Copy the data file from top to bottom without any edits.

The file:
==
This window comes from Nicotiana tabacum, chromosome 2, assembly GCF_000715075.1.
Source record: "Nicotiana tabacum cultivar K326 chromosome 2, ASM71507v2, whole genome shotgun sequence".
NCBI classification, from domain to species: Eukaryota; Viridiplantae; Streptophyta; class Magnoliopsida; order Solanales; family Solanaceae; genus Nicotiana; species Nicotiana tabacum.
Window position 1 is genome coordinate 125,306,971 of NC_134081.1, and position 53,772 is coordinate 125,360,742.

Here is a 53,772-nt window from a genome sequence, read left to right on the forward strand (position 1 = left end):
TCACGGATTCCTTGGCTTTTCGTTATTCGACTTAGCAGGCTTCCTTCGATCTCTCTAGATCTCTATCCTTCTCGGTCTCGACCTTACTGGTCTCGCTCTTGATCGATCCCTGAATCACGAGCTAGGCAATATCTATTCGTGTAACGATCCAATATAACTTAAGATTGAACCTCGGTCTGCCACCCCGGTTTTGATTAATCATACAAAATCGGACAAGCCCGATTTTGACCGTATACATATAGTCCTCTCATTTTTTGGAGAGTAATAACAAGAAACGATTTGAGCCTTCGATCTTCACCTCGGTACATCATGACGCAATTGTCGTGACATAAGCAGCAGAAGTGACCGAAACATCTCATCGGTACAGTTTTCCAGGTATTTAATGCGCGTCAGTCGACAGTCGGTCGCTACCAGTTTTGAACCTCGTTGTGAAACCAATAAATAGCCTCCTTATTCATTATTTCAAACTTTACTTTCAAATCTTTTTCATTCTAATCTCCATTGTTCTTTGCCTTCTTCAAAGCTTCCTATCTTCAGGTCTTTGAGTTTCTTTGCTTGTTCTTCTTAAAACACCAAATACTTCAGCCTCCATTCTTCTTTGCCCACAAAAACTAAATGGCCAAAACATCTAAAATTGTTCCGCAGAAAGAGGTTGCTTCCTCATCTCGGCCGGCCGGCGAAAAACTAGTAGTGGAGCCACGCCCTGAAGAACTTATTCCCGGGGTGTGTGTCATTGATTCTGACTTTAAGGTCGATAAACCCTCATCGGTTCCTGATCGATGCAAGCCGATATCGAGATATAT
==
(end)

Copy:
This window comes from Nicotiana tabacum, chromosome 2, assembly GCF_000715075.1.
Source record: "Nicotiana tabacum cultivar K326 chromosome 2, ASM71507v2, whole genome shotgun sequence".
NCBI classification, from domain to species: Eukaryota; Viridiplantae; Streptophyta; class Magnoliopsida; order Solanales; family Solanaceae; genus Nicotiana; species Nicotiana tabacum.
Window position 1 is genome coordinate 125,306,971 of NC_134081.1, and position 53,772 is coordinate 125,360,742.

Here is a 53,772-nt window from a genome sequence, read left to right on the forward strand (position 1 = left end):
TCACGGATTCCTTGGCTTTTCGTTATTCGACTTAGCAGGCTTCCTTCGATCTCTCTAGATCTCTATCCTTCTCGGTCTCGACCTTACTGGTCTCGCTCTTGATCGATCCCTGAATCACGAGCTAGGCAATATCTATTCGTGTAACGATCCAATATAACTTAAGATTGAACCTCGGTCTGCCACCCCGGTTTTGATTAATCATACAAAATCGGACAAGCCCGATTTTGACCGTATACATATAGTCCTCTCATTTTTTGGAGAGTAATAACAAGAAACGATTTGAGCCTTCGATCTTCACCTCGGTACATCATGACGCAATTGTCGTGACATAAGCAGCAGAAGTGACCGAAACATCTCATCGGTACAGTTTTCCAGGTATTTAATGCGCGTCAGTCGACAGTCGGTCGCTACCAGTTTTGAACCTCGTTGTGAAACCAATAAATAGCCTCCTTATTCATTATTTCAAACTTTACTTTCAAATCTTTTTCATTCTAATCTCCATTGTTCTTTGCCTTCTTCAAAGCTTCCTATCTTCAGGTCTTTGAGTTTCTTTGCTTGTTCTTCTTAAAACACCAAATACTTCAGCCTCCATTCTTCTTTGCCCACAAAAACTAAATGGCCAAAACATCTAAAATTGTTCCGCAGAAAGAGGTTGCTTCCTCATCTCGGCCGGCCGGCGAAAAACTAGTAGTGGAGCCACGCCCTGAAGAACTTATTCCCGGGGTGTGTGTCATTGATTCTGACTTTAAGGTCGATAAACCCTCATCGGTTCCTGATCGATGCAAGCCGATATCGAGATATAT